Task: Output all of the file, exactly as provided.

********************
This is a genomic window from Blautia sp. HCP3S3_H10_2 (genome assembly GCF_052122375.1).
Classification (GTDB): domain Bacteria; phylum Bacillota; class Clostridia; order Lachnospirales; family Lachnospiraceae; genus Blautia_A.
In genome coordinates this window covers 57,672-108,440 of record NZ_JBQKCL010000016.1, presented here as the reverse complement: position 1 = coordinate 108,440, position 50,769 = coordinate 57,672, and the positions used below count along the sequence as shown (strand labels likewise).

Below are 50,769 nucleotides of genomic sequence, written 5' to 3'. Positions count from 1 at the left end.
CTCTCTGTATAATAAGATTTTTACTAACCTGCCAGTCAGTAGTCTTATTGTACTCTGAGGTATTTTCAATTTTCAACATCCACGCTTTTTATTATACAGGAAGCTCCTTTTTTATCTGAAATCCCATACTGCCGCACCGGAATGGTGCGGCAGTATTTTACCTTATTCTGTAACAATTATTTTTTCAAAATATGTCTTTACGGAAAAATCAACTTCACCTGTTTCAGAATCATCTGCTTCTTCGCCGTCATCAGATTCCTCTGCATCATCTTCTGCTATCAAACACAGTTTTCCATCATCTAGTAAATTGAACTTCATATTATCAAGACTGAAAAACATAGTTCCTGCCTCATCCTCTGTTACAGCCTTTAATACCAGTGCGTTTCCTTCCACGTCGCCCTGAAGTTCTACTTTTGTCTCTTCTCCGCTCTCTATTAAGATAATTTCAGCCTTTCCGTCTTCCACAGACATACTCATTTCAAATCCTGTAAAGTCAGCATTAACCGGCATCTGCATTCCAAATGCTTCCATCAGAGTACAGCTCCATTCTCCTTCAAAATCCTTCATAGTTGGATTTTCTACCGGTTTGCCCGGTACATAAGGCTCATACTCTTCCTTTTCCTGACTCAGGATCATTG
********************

This is a genomic window from Blautia sp. HCP3S3_H10_2 (genome assembly GCF_052122375.1).
Classification (GTDB): domain Bacteria; phylum Bacillota; class Clostridia; order Lachnospirales; family Lachnospiraceae; genus Blautia_A.
In genome coordinates this window covers 57,672-108,440 of record NZ_JBQKCL010000016.1, presented here as the reverse complement: position 1 = coordinate 108,440, position 50,769 = coordinate 57,672, and the positions used below count along the sequence as shown (strand labels likewise).

Below are 50,769 nucleotides of genomic sequence, written 5' to 3'. Positions count from 1 at the left end.
CTCTCTGTATAATAAGATTTTTACTAACCTGCCAGTCAGTAGTCTTATTGTACTCTGAGGTATTTTCAATTTTCAACATCCACGCTTTTTATTATACAGGAAGCTCCTTTTTTATCTGAAATCCCATACTGCCGCACCGGAATGGTGCGGCAGTATTTTACCTTATTCTGTAACAATTATTTTTTCAAAATATGTCTTTACGGAAAAATCAACTTCACCTGTTTCAGAATCATCTGCTTCTTCGCCGTCATCAGATTCCTCTGCATCATCTTCTGCTATCAAACACAGTTTTCCATCATCTAGTAAATTGAACTTCATATTATCAAGACTGAAAAACATAGTTCCTGCCTCATCCTCTGTTACAGCCTTTAATACCAGTGCGTTTCCTTCCACGTCGCCCTGAAGTTCTACTTTTGTCTCTTCTCCGCTCTCTATTAAGATAATTTCAGCCTTTCCGTCTTCCACAGACATACTCATTTCAAATCCTGTAAAGTCAGCATTAACCGGCATCTGCATTCCAAATGCTTCCATCAGAGTACAGCTCCATTCTCCTTCAAAATCCTTCATAGTTGGATTTTCTACCGGTTTGCCCGGTACATAAGGCTCATACTCTTCCTTTTCCTGACTCAGGATCATTG